Aleteia logoAleteia logo
Aleteia
Saturday 25 September |
Saint of the Day: Bl. Herman “the Cripple”
home iconSpirituality
line break icon

Catholic Myths About Big Families

aurimas-mikalauskas-cc

Tom Hoopes - published on 08/10/15

When it comes to kids, does more mean better?

When it comes to kids, does more mean better?

I write for Catholic audiences and I have nine children. Those two facts about my life have exposed me to a number of myths Catholics have about large families.

I have encountered the myths coming often from two sources: Catholics’ well-meaning but misguided congratulations and Catholics’ well-meaning but misguided fraternal corrections.

Let me explain …

Myth 1: Large Catholic families are the only ones living Church teaching.

In the 1999, when Ricky Martin’s “Livin’ the vida loco” was ubiquitous on the radio, there was a brief effort to make “Livin’ the Vitae Humanae!” a catch-phrase for large families. It didn’t take. But one implication of it was clear: You can tell who is living the Church’s Humanae Vitae teaching against contraception simply by counting their children.

That simply isn’t true. Some couples who are wide open to life have few children or none. Some couples who actively try to prevent conception have several. (I remember one talk by a couple who counted off their kids this way: Condom failure, IUD failure, Pill failure, sponge failure … the story ended in their rejection of contraception.)

The motives and life stories of others are a closed book to us; we cannot know the beliefs or the biology of anyone, nor is it our place to even try.

Myth 2: Large families see their children as trophies in a way that others don’t.

I have seen this accusation most often as a fraternal correction. Large families can come off as brash and arrogant in Catholic circles, because they seem to consider their families superior to others.

I know where this comes from: Dads use a bravado language when talking about their children (“It’s not a race, but if it were I would be winning!”), and moms beam with pride as they look over their Sunday-best brood filling a whole pew at church.

But I would argue that this is not large-family mom and dad behavior; this is just basic mom and dad behavior that you happen to notice in a new way when you see it with a large family.

I know dads with two kids who take special pride in the fact that they have a boy and a girl, or two boys, or two girls (“Look at those two, just like their daddy!”). And moms beam just as much over one or two in Sunday finery as they do over 12.
Maybe it’s because of the Duggars, Kate Plus 8 and the conspicuous commercialization of big-family pride that people assume big families are different. Maybe it is because size attracts attention: Giant vans and rows of dresses and buzz-cuts make a big impression. But in my experience all parents consider their kids the greatest thing ever, regardless of their number.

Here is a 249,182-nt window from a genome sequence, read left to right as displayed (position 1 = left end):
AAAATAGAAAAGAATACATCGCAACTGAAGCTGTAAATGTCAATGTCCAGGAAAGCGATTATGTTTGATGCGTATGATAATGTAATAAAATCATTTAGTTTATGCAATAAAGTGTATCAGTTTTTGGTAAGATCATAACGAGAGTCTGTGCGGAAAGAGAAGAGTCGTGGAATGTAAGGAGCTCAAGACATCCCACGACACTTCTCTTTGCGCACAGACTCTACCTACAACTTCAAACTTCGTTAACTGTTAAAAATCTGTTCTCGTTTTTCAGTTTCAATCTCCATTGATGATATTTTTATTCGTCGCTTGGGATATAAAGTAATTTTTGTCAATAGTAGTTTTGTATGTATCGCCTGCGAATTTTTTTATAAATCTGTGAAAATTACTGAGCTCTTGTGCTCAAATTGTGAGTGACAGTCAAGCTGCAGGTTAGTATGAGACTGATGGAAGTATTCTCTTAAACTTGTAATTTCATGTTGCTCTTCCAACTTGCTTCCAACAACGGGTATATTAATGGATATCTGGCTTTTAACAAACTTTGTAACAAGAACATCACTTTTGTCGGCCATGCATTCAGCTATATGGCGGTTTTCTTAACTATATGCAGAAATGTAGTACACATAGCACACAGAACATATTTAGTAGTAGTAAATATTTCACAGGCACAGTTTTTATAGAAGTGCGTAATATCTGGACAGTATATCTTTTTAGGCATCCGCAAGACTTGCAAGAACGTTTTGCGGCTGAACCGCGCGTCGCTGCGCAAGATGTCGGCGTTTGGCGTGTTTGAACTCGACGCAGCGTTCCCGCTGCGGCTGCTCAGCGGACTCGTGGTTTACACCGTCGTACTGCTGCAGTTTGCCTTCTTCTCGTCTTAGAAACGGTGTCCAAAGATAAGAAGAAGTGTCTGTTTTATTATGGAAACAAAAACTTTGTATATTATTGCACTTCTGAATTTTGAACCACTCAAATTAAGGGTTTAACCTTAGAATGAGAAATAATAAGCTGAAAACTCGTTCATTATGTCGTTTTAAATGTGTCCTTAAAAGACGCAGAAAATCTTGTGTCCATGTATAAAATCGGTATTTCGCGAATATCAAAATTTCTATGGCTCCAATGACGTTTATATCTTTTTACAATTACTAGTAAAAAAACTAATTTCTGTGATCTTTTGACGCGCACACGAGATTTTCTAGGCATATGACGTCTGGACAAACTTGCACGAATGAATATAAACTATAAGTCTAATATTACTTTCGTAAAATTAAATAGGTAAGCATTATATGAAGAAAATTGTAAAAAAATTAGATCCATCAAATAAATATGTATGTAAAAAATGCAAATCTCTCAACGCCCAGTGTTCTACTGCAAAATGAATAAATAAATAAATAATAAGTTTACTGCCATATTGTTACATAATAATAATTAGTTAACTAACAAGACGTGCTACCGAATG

A little more humility from all of us is probably in order.

Myth 3: Large families are unplanned families.

This myth is inconsistent with Myth 2, but coexists with it comfortably, I have found.

Pope Francis made waves by saying “Some think that … in order to be good Catholics we have to be like rabbits. No. Responsible parenthood!”

He updated his remarks a few days later with praise of large families, but I think he was trying to accomplish two things with those remarks: 1.) He wanted to make sure the secular world knew that the Catholic way is not just to have as many children as humanly possible. 2.) He wanted to make sure that the Catholic world knew that the Church did not expect a burdensome family size from those unable to support it.

It is possible to plan to have large families responsibly; in fact, breastfeeding practices can easily become a natural way to space children. We know many large families and most seem to have set out to have about as many kids as they had.

  • 1
  • 2
Tags:
CatholicismContraceptionParentingPope Francis
Support Aleteia!

If you’re reading this article, it’s thanks to the generosity of people like you, who have made Aleteia possible.

Here are some numbers:

  • 20 million users around the world read Aleteia.org every month
  • Aleteia is published every day in seven languages: English, French, Italian, Spanish, Portuguese, Polish, and Slovenian
  • Each month, readers view more than 50 million pages
  • Nearly 4 million people follow Aleteia on social media
  • Each month, we publish 2,450 articles and around 40 videos
  • We have 60 full time staff and approximately 400 collaborators (writers, translators, photographers, etc.)

As you can imagine, these numbers represent a lot of work. We need you.

Support Aleteia with as little as $1. It only takes a minute. Thank you!

Daily prayer
And today we celebrate...




Top 10
1
SLEEPING
Cecilia Pigg
7 Ways the saints can help you sleep better at night
2
VATICAN LEGOS
J-P Mauro
Chicago architect models Vatican City from 67,000 LEGO bricks
3
Tolkien
Philip Kosloski
Why J.R.R. Tolkien loved to attend daily Mass
4
OUR LADY
Philip Kosloski
An alternative Hail Mary to Our Lady of Sorrows
5
PADRE PIO
Bret Thoman, OFS
Exclusive photos: Meet Padre Pio and the place he lived
6
PADRE PIO
Philip Kosloski
How Our Lady saved Padre Pio from a violent demonic attack
7
peace
Cerith Gardiner
9 Padre Pio quotes for when you’re feeling scared or uncertain
See More
Newsletter
Get Aleteia delivered to your inbox. Subscribe here.